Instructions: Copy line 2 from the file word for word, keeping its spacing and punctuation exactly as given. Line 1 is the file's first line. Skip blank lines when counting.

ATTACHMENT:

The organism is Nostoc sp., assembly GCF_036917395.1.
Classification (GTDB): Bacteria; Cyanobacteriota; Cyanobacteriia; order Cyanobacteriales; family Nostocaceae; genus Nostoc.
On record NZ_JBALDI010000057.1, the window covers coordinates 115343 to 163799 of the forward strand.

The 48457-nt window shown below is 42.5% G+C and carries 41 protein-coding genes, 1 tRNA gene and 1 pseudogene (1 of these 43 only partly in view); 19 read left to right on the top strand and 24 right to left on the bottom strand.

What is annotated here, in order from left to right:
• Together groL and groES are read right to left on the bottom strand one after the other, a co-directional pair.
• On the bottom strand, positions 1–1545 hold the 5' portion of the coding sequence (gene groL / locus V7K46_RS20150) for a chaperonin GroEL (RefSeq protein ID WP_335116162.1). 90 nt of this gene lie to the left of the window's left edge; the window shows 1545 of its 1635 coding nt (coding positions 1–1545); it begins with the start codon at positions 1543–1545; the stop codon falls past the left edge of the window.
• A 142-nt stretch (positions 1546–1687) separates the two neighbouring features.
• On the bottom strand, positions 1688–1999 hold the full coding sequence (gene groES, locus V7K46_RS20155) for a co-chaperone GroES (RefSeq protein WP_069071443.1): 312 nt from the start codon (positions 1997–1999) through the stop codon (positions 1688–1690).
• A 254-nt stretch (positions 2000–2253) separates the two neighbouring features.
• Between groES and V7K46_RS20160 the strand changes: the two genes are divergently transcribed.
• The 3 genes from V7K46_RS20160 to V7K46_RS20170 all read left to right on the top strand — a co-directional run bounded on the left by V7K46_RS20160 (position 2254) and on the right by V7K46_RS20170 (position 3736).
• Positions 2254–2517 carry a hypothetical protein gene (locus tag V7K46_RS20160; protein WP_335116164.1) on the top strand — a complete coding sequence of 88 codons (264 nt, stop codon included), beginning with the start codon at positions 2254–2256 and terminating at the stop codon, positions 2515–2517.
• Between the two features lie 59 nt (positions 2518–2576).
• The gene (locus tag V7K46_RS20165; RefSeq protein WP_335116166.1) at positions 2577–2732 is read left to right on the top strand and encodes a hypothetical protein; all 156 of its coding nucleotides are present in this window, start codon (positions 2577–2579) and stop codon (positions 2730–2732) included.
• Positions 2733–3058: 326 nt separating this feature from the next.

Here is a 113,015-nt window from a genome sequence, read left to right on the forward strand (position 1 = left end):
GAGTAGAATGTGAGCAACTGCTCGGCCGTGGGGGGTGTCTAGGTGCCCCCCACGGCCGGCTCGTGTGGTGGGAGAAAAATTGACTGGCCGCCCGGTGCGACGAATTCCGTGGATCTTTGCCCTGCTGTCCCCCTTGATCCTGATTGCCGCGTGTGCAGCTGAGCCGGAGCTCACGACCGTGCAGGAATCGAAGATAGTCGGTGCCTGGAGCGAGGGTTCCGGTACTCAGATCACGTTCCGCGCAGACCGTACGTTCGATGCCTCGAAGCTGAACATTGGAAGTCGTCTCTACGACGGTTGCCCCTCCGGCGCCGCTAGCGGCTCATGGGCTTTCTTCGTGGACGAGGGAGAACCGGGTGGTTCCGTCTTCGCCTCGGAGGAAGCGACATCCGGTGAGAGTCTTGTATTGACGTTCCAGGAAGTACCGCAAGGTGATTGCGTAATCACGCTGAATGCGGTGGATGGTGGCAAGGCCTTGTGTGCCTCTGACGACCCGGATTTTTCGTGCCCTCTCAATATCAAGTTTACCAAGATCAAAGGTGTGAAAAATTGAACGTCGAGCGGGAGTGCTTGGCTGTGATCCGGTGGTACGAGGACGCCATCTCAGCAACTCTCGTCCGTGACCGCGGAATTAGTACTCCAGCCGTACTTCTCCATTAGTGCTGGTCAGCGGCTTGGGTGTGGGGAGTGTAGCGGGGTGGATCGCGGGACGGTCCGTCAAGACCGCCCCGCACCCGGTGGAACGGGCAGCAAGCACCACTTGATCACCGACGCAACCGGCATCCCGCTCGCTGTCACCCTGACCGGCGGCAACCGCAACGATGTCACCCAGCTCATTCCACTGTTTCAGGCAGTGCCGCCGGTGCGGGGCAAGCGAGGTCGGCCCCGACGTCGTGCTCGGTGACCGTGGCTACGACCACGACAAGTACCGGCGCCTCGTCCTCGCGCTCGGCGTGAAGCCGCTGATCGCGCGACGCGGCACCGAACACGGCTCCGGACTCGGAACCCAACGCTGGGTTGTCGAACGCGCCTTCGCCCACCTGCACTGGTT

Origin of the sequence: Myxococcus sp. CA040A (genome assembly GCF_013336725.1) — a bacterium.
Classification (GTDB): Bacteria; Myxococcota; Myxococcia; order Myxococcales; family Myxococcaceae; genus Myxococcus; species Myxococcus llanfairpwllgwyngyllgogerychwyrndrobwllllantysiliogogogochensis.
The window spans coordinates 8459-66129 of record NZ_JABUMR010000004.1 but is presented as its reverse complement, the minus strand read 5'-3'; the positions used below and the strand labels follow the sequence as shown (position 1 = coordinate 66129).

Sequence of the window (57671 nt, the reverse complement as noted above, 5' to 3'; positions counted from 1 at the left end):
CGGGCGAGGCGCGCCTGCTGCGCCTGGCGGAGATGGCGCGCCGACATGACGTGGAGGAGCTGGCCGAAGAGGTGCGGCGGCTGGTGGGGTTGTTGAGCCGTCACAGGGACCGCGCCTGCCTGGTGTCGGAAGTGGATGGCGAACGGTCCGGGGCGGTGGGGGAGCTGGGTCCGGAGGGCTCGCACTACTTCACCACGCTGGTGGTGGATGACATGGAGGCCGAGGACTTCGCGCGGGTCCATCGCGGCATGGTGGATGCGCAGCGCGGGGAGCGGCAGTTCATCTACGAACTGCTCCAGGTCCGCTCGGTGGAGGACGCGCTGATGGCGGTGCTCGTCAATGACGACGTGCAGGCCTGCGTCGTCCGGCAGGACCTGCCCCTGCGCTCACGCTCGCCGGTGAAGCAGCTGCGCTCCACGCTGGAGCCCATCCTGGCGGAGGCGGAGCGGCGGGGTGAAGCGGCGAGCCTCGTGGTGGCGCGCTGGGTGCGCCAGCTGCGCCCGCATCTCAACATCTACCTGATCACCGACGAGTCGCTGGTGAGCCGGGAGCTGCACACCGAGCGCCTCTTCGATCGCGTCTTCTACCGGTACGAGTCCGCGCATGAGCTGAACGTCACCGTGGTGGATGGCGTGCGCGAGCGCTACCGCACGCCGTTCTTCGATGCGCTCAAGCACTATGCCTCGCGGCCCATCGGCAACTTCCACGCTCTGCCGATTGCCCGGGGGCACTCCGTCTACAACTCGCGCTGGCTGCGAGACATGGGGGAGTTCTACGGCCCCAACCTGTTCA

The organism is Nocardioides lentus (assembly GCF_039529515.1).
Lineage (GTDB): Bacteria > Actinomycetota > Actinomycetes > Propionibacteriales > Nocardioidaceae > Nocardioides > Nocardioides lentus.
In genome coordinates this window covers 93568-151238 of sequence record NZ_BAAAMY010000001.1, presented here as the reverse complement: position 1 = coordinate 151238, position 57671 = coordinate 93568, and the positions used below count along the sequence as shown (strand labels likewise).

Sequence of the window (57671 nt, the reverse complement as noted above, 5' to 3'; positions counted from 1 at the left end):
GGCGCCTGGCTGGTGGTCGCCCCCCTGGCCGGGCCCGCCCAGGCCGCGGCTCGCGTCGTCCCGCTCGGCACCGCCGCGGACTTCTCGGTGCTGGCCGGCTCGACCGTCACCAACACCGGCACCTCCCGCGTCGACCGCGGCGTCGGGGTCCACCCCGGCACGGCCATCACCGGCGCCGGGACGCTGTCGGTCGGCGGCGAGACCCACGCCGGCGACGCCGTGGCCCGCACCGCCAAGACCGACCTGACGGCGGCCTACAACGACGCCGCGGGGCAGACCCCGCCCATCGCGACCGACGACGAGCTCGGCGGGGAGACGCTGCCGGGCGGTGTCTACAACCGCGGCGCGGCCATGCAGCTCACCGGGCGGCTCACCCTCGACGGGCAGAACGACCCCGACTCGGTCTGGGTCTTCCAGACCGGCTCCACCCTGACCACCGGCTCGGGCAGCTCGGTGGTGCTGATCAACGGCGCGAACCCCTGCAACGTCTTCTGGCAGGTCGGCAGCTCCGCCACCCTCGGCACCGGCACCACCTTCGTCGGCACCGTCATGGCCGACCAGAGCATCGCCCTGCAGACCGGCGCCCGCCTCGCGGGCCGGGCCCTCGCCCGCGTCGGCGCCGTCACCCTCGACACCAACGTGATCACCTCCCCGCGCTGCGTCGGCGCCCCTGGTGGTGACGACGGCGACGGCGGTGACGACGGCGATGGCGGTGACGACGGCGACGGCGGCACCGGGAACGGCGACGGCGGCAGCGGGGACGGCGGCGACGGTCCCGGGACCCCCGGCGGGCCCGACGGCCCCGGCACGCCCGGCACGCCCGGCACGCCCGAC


Classification (GTDB): Bacteria; Cyanobacteriota; Cyanobacteriia; order Cyanobacteriales; family Nostocaceae; genus Nostoc.